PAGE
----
NPR: Stay away from Colbert, Stewart rallies

An intercepted memo from the boss of National Public Radio raises some significant questions, I presume, for newsrooms across the land.

Is there any “cause” or “rally” that reporters can participate in without being in violation of an ethical guidelines.

Jim Romenesko at Poynter has the memo from NPR execs to the minions, warning them not to attend the “rallies” by comedians Jon Stewart and Stephen Colbert later this month, citing this clause in their policies:


NPR journalists may not participate in marches and rallies involving causes or issues that NPR covers, nor should they sign petitions or otherwise lend their name to such causes, or contribute money to them. This restriction applies to the upcoming John Stewart and Stephen Colbert rallies.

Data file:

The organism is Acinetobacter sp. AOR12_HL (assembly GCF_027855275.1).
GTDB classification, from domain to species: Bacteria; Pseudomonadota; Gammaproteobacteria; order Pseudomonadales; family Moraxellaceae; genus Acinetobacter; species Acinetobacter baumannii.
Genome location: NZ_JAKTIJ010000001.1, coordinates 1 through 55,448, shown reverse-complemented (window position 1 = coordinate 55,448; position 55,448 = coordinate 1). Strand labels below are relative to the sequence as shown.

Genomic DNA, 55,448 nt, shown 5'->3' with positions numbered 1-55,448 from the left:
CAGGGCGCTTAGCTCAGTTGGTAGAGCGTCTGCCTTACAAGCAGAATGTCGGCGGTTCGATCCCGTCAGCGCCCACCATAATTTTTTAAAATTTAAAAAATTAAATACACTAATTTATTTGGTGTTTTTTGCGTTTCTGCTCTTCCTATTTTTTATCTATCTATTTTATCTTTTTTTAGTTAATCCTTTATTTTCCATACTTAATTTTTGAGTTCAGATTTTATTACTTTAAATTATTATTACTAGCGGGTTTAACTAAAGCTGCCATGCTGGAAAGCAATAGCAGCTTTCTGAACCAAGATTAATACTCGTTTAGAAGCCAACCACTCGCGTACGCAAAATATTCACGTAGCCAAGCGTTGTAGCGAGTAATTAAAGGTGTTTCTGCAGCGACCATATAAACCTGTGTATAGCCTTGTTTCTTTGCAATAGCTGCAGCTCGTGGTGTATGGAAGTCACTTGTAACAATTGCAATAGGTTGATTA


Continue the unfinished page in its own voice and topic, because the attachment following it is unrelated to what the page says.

Stewart is hosting the “rally to restore sanity” and Colbert is head of the “march to keep fear alive.”

There’s a case to be made that both amount to political rallies, but what should a reporter do who wants to take part in, say “Race for the Cure,” which might be considered a rally? (NPR reporting considers this a “cause.”) Or a vigil to show solidarity in a neighborhood in which they live, where several homicides have taken place?

Where’s the line in civic involvement? Is it actively engaging in a “partisan” event? Or is it being seen participating in a civic or partisan event?